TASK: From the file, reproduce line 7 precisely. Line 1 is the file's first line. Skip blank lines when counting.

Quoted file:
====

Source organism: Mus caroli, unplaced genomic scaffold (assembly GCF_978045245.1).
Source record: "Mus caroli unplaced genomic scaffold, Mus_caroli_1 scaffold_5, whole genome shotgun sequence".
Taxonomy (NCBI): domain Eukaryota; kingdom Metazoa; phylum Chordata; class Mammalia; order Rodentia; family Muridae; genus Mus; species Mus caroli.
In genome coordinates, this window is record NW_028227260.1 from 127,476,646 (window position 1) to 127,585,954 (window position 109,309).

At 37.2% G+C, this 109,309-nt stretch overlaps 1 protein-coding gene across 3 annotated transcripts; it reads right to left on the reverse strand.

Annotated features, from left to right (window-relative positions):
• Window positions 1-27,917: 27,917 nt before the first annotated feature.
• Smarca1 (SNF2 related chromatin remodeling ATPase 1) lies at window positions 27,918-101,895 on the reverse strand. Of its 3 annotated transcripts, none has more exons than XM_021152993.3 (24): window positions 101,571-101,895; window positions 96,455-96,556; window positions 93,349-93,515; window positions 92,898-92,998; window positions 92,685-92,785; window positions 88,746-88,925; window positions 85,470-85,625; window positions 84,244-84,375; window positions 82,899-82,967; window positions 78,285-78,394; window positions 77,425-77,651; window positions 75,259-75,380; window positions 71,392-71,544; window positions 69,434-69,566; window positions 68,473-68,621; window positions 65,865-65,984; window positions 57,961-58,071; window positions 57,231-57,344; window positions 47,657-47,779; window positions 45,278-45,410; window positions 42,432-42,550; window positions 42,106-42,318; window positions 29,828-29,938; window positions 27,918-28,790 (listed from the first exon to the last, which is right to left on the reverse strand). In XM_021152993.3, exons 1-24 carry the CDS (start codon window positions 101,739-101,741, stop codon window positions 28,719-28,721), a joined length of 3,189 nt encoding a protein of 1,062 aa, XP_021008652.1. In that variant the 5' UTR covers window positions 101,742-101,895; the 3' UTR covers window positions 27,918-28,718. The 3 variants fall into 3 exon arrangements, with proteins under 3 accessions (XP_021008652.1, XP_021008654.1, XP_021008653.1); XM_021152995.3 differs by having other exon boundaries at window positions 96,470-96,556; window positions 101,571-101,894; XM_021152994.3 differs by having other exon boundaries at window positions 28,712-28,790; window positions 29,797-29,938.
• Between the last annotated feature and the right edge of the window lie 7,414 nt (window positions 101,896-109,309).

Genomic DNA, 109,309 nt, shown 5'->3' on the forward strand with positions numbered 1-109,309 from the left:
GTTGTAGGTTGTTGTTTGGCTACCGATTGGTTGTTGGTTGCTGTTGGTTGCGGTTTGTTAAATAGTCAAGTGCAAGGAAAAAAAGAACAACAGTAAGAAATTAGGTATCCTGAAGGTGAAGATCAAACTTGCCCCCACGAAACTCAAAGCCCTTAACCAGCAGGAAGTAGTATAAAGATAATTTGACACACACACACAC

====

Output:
• Window positions 1-27,917: 27,917 nt before the first annotated feature.